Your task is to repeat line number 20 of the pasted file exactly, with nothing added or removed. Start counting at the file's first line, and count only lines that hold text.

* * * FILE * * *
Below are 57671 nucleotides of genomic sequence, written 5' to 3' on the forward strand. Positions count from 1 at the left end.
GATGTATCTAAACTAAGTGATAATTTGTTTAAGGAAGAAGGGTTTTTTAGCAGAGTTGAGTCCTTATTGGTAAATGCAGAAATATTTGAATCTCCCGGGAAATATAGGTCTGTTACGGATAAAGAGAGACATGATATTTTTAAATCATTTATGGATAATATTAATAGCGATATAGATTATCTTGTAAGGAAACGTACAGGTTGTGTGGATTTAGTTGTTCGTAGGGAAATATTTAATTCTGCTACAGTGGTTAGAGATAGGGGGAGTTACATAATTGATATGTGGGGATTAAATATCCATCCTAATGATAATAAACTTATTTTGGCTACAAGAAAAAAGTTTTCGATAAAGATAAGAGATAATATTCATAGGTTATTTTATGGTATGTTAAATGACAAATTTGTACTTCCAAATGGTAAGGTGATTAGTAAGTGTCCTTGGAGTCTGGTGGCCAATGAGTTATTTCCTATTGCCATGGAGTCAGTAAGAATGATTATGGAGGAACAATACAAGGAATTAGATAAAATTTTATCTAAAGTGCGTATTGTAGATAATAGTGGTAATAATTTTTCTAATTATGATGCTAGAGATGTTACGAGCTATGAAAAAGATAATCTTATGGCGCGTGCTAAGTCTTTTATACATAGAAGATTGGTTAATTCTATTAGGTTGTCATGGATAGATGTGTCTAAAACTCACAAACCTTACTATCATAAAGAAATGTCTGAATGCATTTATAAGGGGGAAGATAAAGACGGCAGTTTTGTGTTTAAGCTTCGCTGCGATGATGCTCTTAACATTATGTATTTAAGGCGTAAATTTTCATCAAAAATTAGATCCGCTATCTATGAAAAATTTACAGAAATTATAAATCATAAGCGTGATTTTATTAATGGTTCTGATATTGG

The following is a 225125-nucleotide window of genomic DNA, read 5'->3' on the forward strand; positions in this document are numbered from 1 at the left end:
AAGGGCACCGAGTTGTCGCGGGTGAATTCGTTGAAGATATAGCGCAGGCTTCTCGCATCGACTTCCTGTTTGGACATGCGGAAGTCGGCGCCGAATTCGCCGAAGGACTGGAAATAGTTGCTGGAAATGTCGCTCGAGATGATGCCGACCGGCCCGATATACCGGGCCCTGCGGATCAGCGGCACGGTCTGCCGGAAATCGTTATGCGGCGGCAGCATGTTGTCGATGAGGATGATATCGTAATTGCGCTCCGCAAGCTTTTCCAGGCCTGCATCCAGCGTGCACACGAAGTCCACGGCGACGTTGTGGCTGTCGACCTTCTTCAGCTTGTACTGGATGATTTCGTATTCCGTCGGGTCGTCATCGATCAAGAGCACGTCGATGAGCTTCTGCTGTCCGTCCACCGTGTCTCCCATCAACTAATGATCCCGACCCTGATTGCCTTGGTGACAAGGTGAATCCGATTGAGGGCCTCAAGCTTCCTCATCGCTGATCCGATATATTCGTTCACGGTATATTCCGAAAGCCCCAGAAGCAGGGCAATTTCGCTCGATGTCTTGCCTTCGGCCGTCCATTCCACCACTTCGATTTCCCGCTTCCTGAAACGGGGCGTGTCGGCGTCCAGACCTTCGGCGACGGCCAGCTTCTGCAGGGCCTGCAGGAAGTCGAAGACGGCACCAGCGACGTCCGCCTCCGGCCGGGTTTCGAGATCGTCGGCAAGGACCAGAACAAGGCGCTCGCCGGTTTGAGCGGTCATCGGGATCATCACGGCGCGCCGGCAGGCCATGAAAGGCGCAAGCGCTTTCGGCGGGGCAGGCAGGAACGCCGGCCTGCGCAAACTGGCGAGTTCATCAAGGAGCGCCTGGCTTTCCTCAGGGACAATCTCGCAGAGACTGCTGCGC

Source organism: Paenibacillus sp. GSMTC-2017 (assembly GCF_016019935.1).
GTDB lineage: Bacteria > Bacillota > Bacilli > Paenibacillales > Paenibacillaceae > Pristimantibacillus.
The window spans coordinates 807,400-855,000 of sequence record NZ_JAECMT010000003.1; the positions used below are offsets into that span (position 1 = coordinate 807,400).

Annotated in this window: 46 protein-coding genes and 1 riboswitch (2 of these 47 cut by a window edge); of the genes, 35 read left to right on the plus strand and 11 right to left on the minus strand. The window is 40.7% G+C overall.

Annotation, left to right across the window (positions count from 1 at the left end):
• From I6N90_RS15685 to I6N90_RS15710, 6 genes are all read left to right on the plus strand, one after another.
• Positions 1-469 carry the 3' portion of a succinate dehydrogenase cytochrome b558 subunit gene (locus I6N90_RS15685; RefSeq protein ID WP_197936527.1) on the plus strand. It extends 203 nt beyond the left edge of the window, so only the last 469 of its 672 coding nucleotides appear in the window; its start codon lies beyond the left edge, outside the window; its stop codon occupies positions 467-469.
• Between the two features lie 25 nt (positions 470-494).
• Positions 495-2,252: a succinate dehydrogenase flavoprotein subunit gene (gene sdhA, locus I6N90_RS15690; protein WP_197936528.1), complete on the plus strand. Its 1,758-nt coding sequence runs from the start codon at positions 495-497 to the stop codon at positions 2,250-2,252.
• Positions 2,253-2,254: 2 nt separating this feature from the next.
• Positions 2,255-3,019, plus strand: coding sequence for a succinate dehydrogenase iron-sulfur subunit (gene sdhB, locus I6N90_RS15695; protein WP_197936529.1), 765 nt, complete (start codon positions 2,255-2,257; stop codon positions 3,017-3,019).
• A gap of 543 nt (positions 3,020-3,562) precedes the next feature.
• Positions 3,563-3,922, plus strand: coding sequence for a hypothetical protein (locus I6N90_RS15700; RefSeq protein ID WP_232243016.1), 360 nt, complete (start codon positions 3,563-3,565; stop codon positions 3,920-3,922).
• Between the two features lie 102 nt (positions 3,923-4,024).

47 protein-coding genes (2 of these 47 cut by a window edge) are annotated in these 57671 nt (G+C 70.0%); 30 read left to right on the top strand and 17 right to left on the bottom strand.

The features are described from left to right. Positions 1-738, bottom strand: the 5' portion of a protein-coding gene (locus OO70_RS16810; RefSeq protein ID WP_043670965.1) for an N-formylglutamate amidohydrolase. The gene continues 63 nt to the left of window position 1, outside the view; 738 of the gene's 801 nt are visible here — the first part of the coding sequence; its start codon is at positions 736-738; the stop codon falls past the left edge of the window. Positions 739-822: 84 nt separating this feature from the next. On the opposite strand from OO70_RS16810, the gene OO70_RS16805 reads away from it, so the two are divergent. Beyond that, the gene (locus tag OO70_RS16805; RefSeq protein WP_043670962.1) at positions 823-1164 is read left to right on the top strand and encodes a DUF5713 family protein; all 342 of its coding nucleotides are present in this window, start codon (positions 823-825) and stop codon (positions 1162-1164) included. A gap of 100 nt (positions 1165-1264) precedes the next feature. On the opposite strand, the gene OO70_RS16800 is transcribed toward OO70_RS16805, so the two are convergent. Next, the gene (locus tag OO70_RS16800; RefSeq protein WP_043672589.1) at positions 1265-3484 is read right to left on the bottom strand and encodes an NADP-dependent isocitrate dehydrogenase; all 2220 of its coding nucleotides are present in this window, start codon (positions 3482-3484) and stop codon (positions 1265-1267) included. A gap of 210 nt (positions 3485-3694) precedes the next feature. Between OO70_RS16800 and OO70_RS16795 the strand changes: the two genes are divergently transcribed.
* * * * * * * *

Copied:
The features are described from left to right. Positions 1-738, bottom strand: the 5' portion of a protein-coding gene (locus OO70_RS16810; RefSeq protein ID WP_043670965.1) for an N-formylglutamate amidohydrolase. The gene continues 63 nt to the left of window position 1, outside the view; 738 of the gene's 801 nt are visible here — the first part of the coding sequence; its start codon is at positions 736-738; the stop codon falls past the left edge of the window. Positions 739-822: 84 nt separating this feature from the next. On the opposite strand from OO70_RS16810, the gene OO70_RS16805 reads away from it, so the two are divergent. Beyond that, the gene (locus tag OO70_RS16805; RefSeq protein WP_043670962.1) at positions 823-1164 is read left to right on the top strand and encodes a DUF5713 family protein; all 342 of its coding nucleotides are present in this window, start codon (positions 823-825) and stop codon (positions 1162-1164) included. A gap of 100 nt (positions 1165-1264) precedes the next feature. On the opposite strand, the gene OO70_RS16800 is transcribed toward OO70_RS16805, so the two are convergent. Next, the gene (locus tag OO70_RS16800; RefSeq protein WP_043672589.1) at positions 1265-3484 is read right to left on the bottom strand and encodes an NADP-dependent isocitrate dehydrogenase; all 2220 of its coding nucleotides are present in this window, start codon (positions 3482-3484) and stop codon (positions 1265-1267) included. A gap of 210 nt (positions 3485-3694) precedes the next feature. Between OO70_RS16800 and OO70_RS16795 the strand changes: the two genes are divergently transcribed.